August 23, 2006

THE ANGLOSPHERE AND EVERYTHING ELSE:

The Complete List: The Top 100 Global Universities (Aug. 13, 2006, Newsweek)

In response to the same forces that have propelled the world economy toward global integration, universities have also become more self-consciously global: seeking students from around the world who represent the entire spec­ trum of cultures and values, sending their own students abroad to prepare them for global careers, offering courses of study that address the challenges of an inter­ connected world and collaborative research programs to advance science for the benefit of all humanity. To capture these developments, NEWSWEEK devised a ranking of global universities that takes into account openness and diversity, as well as distinction in research.

And folks wonder why the world resents us?

Meanwhile, the reality is that considered just as educational institutions all 25 of these are as good or better than any of the schools on the list.

Posted by Orrin Judd at August 23, 2006 5:05 PM
Comments

Got a great education at a small liberal arts college back in the day, but that was before PC and before religion was banished from the halls of academe. Big U for law school though. Go # 48.

Posted by: jdkelly at August 23, 2006 5:51 PM

Interesting assortment. La Belle didn't make the cut.

Posted by: erp at August 23, 2006 6:13 PM

Let's look at their measurements:

Fifty percent of the score came from equal parts of three measures used by Shanghai Jiatong: the number of highly-cited researchers in various academic fields, the number of articles published in Nature and Science, and the number of articles listed in the ISI Social Sciences and Arts & Humanities indices. Another 40 percent of the score came from equal parts of four measures used by the Times: the percentage of international faculty, the percentage of international students, citations per faculty member (using ISI data), and the ratio of faculty to students. The final 10 percent came from library holdings (number of volumes).

So it comes down to how many articles the bigshot academics publish (which means less time for instruction of students), how many times they are cited, the usual talk about diversity, the demonstrably overrated student-teacher ratio, and the number of books directly available in the library rather than through, say, an interlibrary loaning program.

If you were primarily concerned about getting a good education or simply advancing a career, most of these things wouldn't even make your list of top ten considerations. I suspect the authors simply asked top college presidents what makes for a good college and were inundated with the usual academic puffery. Spare me.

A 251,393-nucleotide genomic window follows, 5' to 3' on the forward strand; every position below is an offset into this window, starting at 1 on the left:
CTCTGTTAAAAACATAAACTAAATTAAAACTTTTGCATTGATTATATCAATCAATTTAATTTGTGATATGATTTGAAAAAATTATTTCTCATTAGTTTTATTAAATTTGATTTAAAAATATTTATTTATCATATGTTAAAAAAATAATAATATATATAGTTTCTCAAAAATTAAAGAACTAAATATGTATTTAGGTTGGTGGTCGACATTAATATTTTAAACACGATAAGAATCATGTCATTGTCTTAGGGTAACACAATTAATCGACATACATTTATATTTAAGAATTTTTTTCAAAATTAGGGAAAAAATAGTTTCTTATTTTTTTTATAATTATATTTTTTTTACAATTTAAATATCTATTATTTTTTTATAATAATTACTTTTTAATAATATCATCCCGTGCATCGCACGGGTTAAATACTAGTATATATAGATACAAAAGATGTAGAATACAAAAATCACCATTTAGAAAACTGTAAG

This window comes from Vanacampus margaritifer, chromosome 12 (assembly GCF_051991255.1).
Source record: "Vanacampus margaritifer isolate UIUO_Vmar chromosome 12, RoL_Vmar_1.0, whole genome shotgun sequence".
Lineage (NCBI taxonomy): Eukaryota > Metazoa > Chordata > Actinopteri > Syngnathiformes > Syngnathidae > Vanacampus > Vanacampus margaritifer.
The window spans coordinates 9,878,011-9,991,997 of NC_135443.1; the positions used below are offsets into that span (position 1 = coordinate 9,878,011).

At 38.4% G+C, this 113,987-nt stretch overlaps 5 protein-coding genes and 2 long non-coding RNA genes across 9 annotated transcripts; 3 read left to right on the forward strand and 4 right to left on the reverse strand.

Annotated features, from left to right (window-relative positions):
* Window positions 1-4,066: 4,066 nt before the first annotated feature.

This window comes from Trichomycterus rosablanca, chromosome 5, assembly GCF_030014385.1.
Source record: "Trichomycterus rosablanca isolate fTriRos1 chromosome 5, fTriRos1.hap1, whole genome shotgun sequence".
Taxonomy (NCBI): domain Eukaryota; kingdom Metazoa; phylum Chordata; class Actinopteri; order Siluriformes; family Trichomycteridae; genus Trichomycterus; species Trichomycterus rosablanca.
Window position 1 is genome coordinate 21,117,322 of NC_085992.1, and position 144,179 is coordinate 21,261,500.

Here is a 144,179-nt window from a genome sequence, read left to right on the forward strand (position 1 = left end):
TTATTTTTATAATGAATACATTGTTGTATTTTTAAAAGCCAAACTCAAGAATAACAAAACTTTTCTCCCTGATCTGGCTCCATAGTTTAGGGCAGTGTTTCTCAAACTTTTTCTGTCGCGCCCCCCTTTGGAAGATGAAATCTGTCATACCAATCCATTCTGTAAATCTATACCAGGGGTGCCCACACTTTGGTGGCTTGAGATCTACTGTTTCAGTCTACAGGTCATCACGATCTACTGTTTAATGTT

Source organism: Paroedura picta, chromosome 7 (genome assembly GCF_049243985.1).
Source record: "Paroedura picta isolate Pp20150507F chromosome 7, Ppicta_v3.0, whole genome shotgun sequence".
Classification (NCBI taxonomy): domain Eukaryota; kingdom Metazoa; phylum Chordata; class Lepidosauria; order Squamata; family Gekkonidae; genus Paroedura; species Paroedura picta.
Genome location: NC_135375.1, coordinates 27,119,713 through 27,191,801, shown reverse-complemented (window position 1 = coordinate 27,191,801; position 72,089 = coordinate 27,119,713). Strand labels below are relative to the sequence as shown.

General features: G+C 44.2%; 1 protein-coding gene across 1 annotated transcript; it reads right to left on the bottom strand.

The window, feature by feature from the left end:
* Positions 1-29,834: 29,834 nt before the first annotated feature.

Posted by: Matt Murphy at August 23, 2006 8:05 PM

What a silly list! UC San Francisco ranks higher than Princeton? I rather my kids have a Princeton degree than a degree from UC San Francisco any day.

Posted by: ic at August 23, 2006 8:07 PM

2 guys with a good idea and a garage to launch it out of will outperform their respective domain's Microsoft or Accenture.

Those two guys (or gals) are probably drop outs of some IVY (old or new).

So much for hierarchies.

I'd rather my kid gets into Heaven over Harvard any day.

Posted by: Bruno at August 23, 2006 9:03 PM

If I were counselling parents regarding where to send their kids for college, I'd say the most important thing is to find a place where the faculty will actually be the ones teaching their kids. I went to Rochester, which is on oj's second list, and aside from odd t.a. in freshman calc and biology didn't see a grad student or adjunct prof until sr year, when I had a last minute replacement for Vict lit when a prof went on sabatical.

Most of my friends who went to the big ivies didn't see any of the bigname profs til jr year. It's similar the in the renowned Common Core at UChicago, where postdocs and grad students teach most of it.

It's one thing to be taught by adjuncts and grad students when it's State U and the price is right, quite another when its an Ivy or other private university costing 40 large.

Posted by: Jim in Chicago at August 23, 2006 9:17 PM

ic:

UCSF's inclusion is a little odd. It is a medical/dental school - no undergraduate studies are offered. Great med school, though.

Posted by: Fred Jacobsen (San Fran) at August 24, 2006 1:00 AM

Getting into one of the ivies or other selective school on the list means one thing, you made the first cut. Snob appeal. You bet.

If your kid gets in and you can in any way swing it, you won't be sorry. A baseball analogy. Playing in the minors may be just as much fun and there may even be more fame and fortune, but it's not the majors. It's just that simple.

Getting an education? Well that's a whole other question beginning with what you mean by an education.

Posted by: erp at August 24, 2006 6:19 AM

Imperial at No 17? Meh. We're a lot better than Oxford (No. 8).

Posted by: Ali Choudhury at August 24, 2006 8:39 AM

Jim,

If you're looking for a college that has high placement rates in various industries, you can't do much better than any college in Iowa, Nebraska, or both Dakotas. Of course, those state's colleges lead the nation in percentage of college grads leaving their respective states, too. Must be the lack of Starbucks in those states, I guess:)

And BTW, when I went to school at a college in South Dakota, every class was taught by a tenured professor.

Posted by: Brad S at August 24, 2006 9:22 AM
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